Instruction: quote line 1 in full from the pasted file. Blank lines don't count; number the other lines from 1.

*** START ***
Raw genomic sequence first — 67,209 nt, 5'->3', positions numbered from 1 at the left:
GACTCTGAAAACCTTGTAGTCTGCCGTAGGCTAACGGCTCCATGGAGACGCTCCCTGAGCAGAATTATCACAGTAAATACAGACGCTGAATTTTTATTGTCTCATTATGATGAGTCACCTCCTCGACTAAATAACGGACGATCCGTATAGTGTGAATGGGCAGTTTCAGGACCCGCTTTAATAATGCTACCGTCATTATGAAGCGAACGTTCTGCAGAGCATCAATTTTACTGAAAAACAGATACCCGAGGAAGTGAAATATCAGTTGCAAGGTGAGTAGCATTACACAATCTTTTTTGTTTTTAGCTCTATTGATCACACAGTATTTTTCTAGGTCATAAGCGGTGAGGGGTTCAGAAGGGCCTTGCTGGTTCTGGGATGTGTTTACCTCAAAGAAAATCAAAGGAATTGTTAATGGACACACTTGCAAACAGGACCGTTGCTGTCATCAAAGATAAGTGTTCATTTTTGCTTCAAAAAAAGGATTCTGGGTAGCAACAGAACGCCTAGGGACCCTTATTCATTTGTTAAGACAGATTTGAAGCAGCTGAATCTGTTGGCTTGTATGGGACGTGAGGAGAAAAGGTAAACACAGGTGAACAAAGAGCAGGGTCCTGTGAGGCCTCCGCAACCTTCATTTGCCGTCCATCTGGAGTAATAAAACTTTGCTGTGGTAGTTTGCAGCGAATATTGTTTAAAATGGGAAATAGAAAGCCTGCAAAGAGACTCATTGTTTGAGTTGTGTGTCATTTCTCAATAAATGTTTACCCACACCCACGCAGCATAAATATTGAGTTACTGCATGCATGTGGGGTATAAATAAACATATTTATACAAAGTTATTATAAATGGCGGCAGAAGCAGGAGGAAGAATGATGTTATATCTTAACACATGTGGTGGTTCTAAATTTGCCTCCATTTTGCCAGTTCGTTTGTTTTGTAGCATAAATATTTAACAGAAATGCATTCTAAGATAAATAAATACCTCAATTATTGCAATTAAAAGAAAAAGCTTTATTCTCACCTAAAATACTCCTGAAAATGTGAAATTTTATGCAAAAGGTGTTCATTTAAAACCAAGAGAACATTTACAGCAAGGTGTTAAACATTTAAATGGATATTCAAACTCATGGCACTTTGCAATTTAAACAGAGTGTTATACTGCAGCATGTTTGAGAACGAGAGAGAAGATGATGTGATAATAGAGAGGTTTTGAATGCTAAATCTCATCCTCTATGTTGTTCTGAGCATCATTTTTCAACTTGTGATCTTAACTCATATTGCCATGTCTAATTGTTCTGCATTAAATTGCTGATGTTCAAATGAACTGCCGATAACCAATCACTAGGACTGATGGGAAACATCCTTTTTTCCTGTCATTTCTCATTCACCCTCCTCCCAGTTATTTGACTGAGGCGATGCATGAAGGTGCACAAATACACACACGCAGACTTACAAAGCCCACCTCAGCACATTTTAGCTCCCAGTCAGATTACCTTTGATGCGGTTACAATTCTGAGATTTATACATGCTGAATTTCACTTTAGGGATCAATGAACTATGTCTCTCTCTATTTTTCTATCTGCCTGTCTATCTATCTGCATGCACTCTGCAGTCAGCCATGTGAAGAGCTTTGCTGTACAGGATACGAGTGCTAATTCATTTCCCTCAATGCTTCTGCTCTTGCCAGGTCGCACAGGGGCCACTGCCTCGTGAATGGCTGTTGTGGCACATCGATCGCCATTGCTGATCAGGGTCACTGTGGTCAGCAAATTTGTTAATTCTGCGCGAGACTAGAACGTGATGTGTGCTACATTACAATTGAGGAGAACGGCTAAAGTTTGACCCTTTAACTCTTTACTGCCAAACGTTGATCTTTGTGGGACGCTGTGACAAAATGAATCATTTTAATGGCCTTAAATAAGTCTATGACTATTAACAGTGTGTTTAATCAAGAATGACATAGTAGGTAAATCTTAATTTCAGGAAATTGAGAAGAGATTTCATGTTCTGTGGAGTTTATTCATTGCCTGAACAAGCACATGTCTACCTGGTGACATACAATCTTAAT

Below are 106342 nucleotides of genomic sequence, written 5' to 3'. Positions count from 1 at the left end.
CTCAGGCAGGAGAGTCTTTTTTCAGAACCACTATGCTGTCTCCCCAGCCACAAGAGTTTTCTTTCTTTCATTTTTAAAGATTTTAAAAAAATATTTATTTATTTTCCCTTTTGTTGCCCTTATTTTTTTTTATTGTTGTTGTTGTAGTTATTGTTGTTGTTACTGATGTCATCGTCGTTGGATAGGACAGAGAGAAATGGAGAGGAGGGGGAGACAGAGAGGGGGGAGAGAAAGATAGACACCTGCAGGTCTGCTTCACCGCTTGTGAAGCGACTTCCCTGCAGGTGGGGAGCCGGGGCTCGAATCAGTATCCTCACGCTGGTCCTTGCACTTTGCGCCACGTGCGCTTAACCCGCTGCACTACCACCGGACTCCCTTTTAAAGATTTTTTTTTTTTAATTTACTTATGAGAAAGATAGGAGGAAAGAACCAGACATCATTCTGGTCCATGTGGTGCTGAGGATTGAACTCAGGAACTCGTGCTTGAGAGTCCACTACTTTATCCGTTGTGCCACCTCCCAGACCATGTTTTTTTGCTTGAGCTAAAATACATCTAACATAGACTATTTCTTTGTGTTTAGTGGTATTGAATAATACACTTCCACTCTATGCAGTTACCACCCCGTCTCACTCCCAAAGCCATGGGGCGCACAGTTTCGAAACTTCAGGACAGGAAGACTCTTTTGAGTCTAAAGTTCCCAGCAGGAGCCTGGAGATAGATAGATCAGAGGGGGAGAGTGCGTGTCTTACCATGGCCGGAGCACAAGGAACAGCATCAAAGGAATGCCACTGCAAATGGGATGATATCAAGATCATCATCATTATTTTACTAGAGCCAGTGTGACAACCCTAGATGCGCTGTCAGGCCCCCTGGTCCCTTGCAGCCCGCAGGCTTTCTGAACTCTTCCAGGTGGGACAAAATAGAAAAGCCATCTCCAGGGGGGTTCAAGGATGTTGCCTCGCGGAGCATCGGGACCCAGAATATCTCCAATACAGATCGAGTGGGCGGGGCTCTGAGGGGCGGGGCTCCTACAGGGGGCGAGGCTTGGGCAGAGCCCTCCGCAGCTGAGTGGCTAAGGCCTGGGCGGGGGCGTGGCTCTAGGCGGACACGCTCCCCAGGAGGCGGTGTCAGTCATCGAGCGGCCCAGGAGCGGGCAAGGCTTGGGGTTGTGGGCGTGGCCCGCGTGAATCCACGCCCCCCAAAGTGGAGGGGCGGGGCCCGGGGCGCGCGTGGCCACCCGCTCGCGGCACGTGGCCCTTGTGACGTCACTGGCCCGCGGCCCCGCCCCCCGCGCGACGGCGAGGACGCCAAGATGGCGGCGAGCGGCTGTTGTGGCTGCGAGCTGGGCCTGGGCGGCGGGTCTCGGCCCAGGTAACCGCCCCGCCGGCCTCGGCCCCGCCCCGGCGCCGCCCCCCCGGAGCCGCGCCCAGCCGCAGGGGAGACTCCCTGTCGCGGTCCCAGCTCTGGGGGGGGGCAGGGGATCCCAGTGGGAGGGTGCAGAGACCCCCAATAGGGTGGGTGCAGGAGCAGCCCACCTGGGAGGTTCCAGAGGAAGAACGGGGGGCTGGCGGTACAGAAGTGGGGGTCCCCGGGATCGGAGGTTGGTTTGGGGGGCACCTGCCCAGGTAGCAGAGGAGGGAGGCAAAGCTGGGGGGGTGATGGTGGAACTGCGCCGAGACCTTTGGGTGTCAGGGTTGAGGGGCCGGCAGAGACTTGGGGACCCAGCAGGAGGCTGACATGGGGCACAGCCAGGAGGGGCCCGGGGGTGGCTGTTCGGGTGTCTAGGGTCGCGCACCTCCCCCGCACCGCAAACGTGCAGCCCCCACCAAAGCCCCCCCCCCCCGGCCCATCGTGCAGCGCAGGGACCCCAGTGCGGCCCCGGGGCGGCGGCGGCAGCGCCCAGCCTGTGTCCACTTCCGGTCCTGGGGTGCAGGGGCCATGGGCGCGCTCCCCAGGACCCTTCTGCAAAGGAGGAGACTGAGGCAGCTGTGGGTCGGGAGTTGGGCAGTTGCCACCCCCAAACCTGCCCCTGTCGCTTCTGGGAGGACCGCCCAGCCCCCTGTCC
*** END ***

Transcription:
Raw genomic sequence first — 67,209 nt, 5'->3', positions numbered from 1 at the left: